• The groups are run entirely by those in recovery. Where there is often longstanding and even new members who have great recovery; it is worth remembering that a lot of members are also sick and seeking help. There is moderation in meetings but connecting to others offline may be triggering in some cases. I encourage you to trust your gut on what relationships help or hinder your recovery. You have the opportunity to connect with some really great resources but don’t feel the need to accept all connections you make too soon.

So what type of virtual meeting should I attend?

Photo by Tirza van Dijk on Unsplash
Photo by Tirza van Dijk on Unsplash

There are many different types of virtual meetings. From message boards and forums (non-real time) to scheduled real-time meetings. Connecting is usually online, phone, skype or zoom. Structure and format differ depending on what meeting or group you choose and the rules or amount of moderation within the meetings can vary from little to no moderation to those meetings which have a specific leader to keep the meeting on topic and free from triggers.

No matter where you are in the world or what your problem is, I highly encourage you to keep an open mind and try different groups before concluding if you could benefit from them. I would also suggest attending a group more than once as first impressions can often not accurately show you if the group could help you.

 

#1 Non-Real Time Meetings

Online message boards (such as the ones below) are places where you can connect with others to post messages and questions. Members can also provide support for each other by answering questions, providing encouragement for those facing challenges and offering messages of support and hope.

Pros

  • All in your own time. These boards are typically available at all hours of the day for a number of days or even continuously. You can connect at a time that suits you.
  • On message boards, you may search the old messages for some hope or solutions and you can post and ask specific questions that may be troubling you.
  • Sometimes you just need to put a thought or emotion out there. The process of writing out your worry and feelings can be therapeutic even without a response so having a forum available on your time is useful.
  • The historical questions and answers on the group remain online for a set period so you can benefit from someone else’s recovery regardless of whether they are still online.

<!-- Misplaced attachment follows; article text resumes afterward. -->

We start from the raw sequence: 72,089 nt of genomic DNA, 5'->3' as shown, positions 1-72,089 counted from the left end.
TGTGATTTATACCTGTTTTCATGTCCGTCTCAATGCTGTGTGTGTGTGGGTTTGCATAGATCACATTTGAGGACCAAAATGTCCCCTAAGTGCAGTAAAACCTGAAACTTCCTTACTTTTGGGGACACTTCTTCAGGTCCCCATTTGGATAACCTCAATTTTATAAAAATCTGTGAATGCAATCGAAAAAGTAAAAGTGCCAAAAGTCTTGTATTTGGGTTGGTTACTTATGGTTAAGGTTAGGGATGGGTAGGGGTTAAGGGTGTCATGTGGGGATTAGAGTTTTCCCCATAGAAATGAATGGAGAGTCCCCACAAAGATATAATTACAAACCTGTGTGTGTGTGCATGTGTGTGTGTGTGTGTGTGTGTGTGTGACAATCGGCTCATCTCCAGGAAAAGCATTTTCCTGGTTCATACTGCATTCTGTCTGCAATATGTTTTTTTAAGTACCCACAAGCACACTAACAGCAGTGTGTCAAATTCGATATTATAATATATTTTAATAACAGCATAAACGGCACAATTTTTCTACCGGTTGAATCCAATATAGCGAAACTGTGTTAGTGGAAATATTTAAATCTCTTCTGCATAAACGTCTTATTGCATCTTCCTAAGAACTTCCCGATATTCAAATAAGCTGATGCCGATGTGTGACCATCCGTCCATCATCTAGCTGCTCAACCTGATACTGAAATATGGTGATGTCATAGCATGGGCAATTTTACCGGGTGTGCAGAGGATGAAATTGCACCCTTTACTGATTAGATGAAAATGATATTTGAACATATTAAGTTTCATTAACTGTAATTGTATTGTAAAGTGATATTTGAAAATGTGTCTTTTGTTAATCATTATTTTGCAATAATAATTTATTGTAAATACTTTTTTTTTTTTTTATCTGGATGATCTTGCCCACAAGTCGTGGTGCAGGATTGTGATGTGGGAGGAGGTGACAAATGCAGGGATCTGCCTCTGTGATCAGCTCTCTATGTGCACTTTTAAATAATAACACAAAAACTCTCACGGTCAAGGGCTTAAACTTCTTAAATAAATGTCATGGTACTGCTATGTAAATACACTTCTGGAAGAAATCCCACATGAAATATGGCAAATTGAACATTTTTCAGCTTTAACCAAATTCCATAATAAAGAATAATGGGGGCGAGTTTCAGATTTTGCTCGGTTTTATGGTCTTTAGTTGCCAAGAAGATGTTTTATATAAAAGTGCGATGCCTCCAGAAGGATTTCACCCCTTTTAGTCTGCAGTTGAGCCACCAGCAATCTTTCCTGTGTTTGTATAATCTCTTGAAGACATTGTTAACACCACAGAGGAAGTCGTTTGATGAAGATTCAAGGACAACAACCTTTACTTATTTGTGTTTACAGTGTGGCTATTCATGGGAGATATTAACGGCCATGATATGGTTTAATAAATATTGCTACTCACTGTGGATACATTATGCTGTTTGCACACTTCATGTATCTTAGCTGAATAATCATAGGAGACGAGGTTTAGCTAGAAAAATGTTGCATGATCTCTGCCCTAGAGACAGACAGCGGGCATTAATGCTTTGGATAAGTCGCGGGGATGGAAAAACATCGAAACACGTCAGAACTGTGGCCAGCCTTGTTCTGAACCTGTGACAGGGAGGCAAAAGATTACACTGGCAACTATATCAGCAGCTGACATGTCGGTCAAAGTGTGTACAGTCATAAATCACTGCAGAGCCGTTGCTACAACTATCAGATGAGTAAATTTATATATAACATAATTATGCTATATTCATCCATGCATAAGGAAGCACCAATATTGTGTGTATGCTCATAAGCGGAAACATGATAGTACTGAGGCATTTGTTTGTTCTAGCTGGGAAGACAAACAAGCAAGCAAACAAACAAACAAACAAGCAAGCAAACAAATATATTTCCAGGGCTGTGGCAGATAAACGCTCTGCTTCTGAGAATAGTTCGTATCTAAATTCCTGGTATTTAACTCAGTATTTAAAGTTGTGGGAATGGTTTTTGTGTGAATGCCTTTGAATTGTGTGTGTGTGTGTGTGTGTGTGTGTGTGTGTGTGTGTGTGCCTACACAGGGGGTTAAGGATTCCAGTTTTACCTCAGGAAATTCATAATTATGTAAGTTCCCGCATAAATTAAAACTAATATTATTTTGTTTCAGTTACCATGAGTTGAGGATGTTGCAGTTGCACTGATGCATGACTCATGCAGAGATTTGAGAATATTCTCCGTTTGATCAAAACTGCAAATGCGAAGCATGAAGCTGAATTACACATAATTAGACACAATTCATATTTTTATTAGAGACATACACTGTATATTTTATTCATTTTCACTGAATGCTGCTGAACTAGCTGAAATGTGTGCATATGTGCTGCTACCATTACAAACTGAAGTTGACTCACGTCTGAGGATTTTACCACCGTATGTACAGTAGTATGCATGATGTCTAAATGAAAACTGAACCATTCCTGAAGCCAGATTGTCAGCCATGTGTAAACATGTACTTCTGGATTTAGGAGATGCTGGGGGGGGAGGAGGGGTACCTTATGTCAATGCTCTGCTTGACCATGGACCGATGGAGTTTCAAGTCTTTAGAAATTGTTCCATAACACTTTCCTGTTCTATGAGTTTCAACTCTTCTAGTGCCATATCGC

Cons

  • Responses to your messages can be slow. Often months if you get any at all. It all depends on who sees your post. There may be hundreds of other posts on the day you post and yours could be lost in the ether.
  • The moderation on these sites may be minimal or non-existent. So there is nothing much to stop content being triggering or responses being unkind. I haven’t seen much of the unkind responses myself but it is always best to be aware of this risk.
  • Registration is more likely needed. The process may take a short while or a few days. Keep in mind, if the registration process takes a while, it may mean there is better moderation on who attends the group and this may actually be a good thing.

#2 Real Time Phone and Online Meetings

Real-time meetings are schedules at a specified start and end time and typically run for one hour.  Most such virtual meetings are hosted in the US, EU or Australia. The time zones are determined by the location of the host and so you need to calculate whether the time can work for you. Luckily there is such a large amount of meetings there are plenty of options that can work in most time zones. Just use a time-zone convertor to avoid disappointment.

Pros

  • The meetings run in a structured way and guidelines are provided online for sharing and connecting.
  • Allowing yourself the hour to listen as well as share can be a great method of self-care. Hearing others stories and challenges often does more for my recovery than what I share. Hearing someone else articulate what you didn’t know you were feeling is a wonderful experience. You may find your ability to articulate what you are going through improves vastly and helps you communicate this with those around you after meetings.
  • Knowing the others sharing are online at this moment really helps with feelings of loneliness and isolation.

Cons

  • Finding a real-time meeting that fits in with your schedule may be difficult. Especially if you don’t have a regular schedule for work or have children or other responsibilities. It is possible to miss a meeting and you wont have the ability to connect beyond the time. The good news is there will be another one soon.
  • Finding a quiet spot to share and listen to a phone, skype or zoom meeting could be tough with such small spaces in Asia. There may be things you don’t want your room-mate or partner to hear so not having a dedicated space can be tough compared to attending a face to face meeting.
  • You may not get time to share as there may be a large amount of people dialed in. Try a few different groups and you are bound to find one where there is the perfect balance of attendees so you get heard yet hear others speak too.

Relating to others is the anti-dote to loneliness

Photo by Dani Vivanco on Unsplash
Photo by Dani Vivanco on Unsplash

Regardless of whether you click with any of these groups, remember that in recovery you have a huge opportunity to connect to other people in a way many of us have not been able to do throughout our illness. Allowing others into our lives is a huge step in our recovery.

Relating to others is the anti-dote to loneliness. Even if you are surrounded by people, if you feel misunderstood, you can still feel lonely. As I mention above, attending support groups and listening to others share their experience has helped me understand my own feelings more and now I can articulate these feelings to everyone important to me in my life. You will build better relationships at and outside the groups if you give yourself a chance to listen, relate and trust.

Whatever group you choose, remember that settling in is not always quick. Attend a few meetings before you cut yourself off. You may be glad you stayed.

 

Love to you all,

Aunty Pam x